Explanation of injection wells
Injection wells can be developed from a formerly producing gas or oil well, an exploratory well or drilled specifically for underground disposal.
They are drilled into porous rock formations far below aquifers to a depth of 4,000 to 13,000 feet. The rock formation is always below an impermeable layer of rock or clay to ensure that injected fluids remain in the injection zone.
Experts note that drinking water is much closer to the surface, far away from the injection zones.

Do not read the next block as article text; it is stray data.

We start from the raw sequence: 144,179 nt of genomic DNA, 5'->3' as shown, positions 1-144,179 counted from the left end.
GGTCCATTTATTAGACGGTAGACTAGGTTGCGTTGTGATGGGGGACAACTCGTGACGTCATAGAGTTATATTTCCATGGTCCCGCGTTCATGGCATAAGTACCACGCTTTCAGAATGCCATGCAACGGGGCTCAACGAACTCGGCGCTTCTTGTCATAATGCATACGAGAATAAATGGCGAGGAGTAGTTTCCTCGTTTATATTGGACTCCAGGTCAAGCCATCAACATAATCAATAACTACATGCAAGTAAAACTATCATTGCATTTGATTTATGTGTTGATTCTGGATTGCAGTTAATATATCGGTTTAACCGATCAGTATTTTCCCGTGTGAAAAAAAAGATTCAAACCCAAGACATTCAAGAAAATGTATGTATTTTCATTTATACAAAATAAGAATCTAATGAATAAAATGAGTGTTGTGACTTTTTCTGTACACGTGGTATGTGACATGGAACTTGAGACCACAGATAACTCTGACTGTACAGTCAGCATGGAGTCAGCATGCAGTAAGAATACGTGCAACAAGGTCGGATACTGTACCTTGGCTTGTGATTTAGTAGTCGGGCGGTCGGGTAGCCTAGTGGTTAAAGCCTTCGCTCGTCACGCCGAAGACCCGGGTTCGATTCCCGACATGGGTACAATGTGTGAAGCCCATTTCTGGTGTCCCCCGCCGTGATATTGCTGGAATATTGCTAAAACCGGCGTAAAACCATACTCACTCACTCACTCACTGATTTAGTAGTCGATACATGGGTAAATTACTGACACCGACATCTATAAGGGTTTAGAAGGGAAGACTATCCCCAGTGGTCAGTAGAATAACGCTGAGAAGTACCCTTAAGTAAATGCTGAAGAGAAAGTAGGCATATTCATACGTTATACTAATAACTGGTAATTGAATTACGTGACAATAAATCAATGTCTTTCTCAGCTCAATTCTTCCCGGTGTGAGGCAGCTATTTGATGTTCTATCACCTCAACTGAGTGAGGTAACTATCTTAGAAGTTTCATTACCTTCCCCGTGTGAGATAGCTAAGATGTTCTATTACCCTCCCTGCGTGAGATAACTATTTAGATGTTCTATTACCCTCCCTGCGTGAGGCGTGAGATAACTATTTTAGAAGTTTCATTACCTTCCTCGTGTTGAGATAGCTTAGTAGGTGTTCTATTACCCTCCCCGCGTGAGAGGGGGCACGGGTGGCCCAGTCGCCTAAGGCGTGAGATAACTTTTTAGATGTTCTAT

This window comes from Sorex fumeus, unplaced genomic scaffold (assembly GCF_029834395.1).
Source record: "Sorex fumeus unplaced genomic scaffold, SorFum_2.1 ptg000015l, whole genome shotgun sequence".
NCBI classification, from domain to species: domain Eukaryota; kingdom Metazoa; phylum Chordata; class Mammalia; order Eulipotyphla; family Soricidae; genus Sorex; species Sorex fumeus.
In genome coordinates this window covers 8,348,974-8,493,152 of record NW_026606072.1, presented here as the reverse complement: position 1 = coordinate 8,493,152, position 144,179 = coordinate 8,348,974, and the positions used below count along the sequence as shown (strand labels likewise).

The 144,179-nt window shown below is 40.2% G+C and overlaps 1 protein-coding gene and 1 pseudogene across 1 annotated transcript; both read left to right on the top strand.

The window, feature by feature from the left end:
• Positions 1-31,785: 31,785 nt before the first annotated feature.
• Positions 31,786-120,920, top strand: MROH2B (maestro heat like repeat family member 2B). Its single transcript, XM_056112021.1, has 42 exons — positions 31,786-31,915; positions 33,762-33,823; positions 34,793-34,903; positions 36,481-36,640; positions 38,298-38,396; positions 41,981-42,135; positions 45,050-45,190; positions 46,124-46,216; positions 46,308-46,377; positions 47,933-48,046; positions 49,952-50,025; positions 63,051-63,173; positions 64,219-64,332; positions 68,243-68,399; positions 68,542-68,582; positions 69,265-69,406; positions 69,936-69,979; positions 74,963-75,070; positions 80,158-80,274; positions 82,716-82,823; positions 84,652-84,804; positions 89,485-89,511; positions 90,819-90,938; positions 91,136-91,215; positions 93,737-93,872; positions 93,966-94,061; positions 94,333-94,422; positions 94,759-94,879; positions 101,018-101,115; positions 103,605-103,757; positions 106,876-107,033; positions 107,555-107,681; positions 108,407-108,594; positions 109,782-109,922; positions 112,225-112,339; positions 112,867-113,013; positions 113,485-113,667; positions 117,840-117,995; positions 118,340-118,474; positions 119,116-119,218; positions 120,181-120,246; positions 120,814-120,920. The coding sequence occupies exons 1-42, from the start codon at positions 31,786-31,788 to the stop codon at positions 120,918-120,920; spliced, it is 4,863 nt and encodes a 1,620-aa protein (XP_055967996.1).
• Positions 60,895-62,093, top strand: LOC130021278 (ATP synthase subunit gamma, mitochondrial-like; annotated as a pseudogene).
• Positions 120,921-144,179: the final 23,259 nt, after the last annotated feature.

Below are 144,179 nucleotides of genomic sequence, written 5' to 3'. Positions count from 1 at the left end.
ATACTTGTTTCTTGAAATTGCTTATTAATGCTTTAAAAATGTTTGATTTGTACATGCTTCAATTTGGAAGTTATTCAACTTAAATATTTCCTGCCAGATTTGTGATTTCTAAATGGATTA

The injection wells require at least three layers of steel casing and cement to ensure that drinking-water aquifers are protected.
Injected wastes generally are high in dissolved solids and contain sodium chloride, calcium and magnesium, plus toxic chemicals from the drilling process and low levels of naturally occurring radioactive materials and heavy metals from the underground rock.
Traces of barium, zinc, cadmium, chromium, cobalt, copper, lead, mercury and nickel are also commonly found in brine.
— Bob Downing